The tricky issue of religious conversion and proselytization in India(Part I)

The universal declaration of a right to religious freedom is part of the problem in India rather than a solution.

The tricky issue of religious conversion and proselytization in India(Part I)


This summary piece by Dr Pingali Gopal is with permission from Jakob De Roover. The ideas and the themes solely belong to Sarah Claerhout and Jakob De Roover. Many of the passages in the article are from their paper without direct indication to the same. Dr Pingali Gopal claims no expertise or primary scholarship in the subject matter. The purpose of the article is to bring the ideas of Dr SN Balagangadhara’s group to a wider audience and stimulate the readers to explore further.  


Proselytization and conversions are contentious issues the world over and, especially so, in India. At a fundamental level, the clash is on the meaning of freedom of religion. For the proselytizing religions, it means the freedom to convert people into their faith; for the non-proselytizing ones, it implies a freedom from interference by outside religions. The Ghent group in Belgium, under Dr SN Balagangadhara, look at religions, secularism, and conversions in India in a different manner and promise a better understanding and solutions as well. This is an advance over the present deadlock situation generating strife and even violence. The successive governments desperately look for constitutional and judicial solutions but end up in hopeless loops when trying to implement secularism or tackle conversion.

The root of the problem lies quite simply in understanding Indian traditions as religions and then applying the solution of secularism to the consequent problems. Secularism was a solution for the Christian world at a specific time in its history with its multiple denominations fighting each other. Universalizing it as a solution to all cultures and across all times has become a huge recipe for disaster, as is evident in India. The influx of Islam into Europe has stressed the secularism model in Europe too, says Jakob De Roover in his book Europe, India, and The Limits of Secularism.

Sarah Claerhout and Jakob De Roover, in their brilliant article (Claerhout, Sarah, and Jakob De Roover. 2008. “Conversion of the World: Proselytization in India and the Universalisation of Christianity.” In Proselytization Revisited: Rights Talk, Free Markets and Culture Wars, 53–76. Equinox Publishing), discuss the tricky issue of conversion and proselytization in India and trace the roots of why it leads to such heartburn and strife. What follows is a summary and highlighting of the important points in the paper. This is crucial reading for all Indian citizens who are intuitively troubled by the conversion issue and idea of secularism but cannot place an exact finger on the nature of the problem. It would be appropriate to say that Indian brand of secularism seems to be good at producing problems rather than solutions.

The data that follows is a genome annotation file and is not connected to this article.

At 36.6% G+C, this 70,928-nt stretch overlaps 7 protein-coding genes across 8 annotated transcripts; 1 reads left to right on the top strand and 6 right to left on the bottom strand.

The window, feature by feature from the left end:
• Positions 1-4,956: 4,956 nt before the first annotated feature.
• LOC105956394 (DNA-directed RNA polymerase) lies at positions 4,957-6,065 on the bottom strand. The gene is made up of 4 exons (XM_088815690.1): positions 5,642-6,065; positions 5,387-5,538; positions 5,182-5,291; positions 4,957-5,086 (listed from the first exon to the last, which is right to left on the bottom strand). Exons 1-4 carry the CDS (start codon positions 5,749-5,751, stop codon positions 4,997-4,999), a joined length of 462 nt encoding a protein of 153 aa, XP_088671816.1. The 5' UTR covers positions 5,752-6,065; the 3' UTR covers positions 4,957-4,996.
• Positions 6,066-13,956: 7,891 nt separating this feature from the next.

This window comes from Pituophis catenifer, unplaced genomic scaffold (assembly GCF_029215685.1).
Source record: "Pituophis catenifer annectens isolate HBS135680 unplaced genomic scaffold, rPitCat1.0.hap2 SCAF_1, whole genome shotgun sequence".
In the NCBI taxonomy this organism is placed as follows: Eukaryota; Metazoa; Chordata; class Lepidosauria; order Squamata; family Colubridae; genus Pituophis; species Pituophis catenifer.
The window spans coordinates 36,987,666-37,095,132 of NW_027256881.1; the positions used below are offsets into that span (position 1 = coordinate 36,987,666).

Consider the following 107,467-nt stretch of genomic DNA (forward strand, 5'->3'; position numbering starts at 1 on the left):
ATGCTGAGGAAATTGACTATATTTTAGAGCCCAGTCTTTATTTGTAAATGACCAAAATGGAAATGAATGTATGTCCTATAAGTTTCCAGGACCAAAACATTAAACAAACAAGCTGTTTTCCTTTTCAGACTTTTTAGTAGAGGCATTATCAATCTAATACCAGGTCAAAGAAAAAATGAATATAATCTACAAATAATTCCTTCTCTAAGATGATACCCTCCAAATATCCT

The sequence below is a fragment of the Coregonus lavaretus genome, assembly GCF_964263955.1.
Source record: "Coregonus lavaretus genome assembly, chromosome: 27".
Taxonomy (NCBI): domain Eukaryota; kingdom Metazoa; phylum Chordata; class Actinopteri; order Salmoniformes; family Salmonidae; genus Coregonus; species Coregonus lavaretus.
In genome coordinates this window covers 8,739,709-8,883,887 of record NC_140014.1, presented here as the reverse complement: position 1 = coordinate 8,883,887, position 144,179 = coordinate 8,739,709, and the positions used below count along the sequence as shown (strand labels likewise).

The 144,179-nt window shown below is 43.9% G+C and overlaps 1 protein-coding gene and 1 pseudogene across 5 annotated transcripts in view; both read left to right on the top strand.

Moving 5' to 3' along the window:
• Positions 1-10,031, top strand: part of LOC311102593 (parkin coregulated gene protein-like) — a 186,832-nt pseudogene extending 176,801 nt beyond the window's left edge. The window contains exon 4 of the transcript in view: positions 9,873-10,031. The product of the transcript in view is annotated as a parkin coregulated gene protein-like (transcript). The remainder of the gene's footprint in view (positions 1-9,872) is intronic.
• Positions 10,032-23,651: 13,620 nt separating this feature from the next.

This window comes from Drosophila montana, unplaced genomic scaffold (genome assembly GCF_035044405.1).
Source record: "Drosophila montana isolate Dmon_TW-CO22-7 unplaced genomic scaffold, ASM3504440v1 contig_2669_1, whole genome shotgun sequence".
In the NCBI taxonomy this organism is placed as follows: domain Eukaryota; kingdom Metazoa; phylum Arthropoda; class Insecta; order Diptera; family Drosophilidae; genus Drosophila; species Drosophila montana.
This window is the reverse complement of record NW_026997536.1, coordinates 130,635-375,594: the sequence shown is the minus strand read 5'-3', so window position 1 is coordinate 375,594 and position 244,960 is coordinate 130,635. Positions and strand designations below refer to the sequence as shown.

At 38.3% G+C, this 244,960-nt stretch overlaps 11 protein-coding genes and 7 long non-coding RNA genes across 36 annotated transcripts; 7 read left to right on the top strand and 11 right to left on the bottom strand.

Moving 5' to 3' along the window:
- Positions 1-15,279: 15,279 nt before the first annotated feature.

The Consensus Regarding Religious Conversion

By consensus, religious conversion and proselytization are general problems of plural societies. Its structure is competition regarding the gain and loss of adherents generating inter-religious tension, conflict, and violence.  The common solution offered is that all societies should respect the principle of freedom of religion. Each citizen has the right to choose freely between religions and a liberal neutral state ought to safeguard this freedom.

This could be a mistaken consensus as, firstly, it is impossible to speak of religious conversion as though all religions and societies share this process. There are also no theoretical criteria today to distinguish religious conversion from other processes of change.  Secondly, consensus assumes that cultural diversity implies religious rivalry and religions are belief systems to which truth predicates apply. Thirdly, in the Indian case, religious conversion is a predicament that exists predominantly in Christianity and Islam. In the Hindu, Jain and Buddhist traditions, the basic structure of the predicament disappears, because such traditions do not conceive of religions as rival doctrines.

Finally, the principle of religious freedom is not as neutral and universal as it claims. By presupposing a specific understanding of religion, the current principle of religious freedom privileges Christianity and Islam. Thus, the universal declaration of a right to religious freedom is part of the problem in India rather than a solution.

The Problem of Religious Conversion

The standard view looks at religious proselytization as common to all societies where two or more religions coexist and there is inter-religious competition. A few examples of such troubled societies: Israel and several Muslim nations have put legal restrictions on conversion; Buddhist bhikkhus, Hindu leaders, and laypeople in Sri Lanka and India show hostility towards Christian missionary activities; U.S. based evangelicals cause problems to the dominant churches in Russia and Latin America. Conversion, and its variants, seems to be the core problem of all plural societies across the world.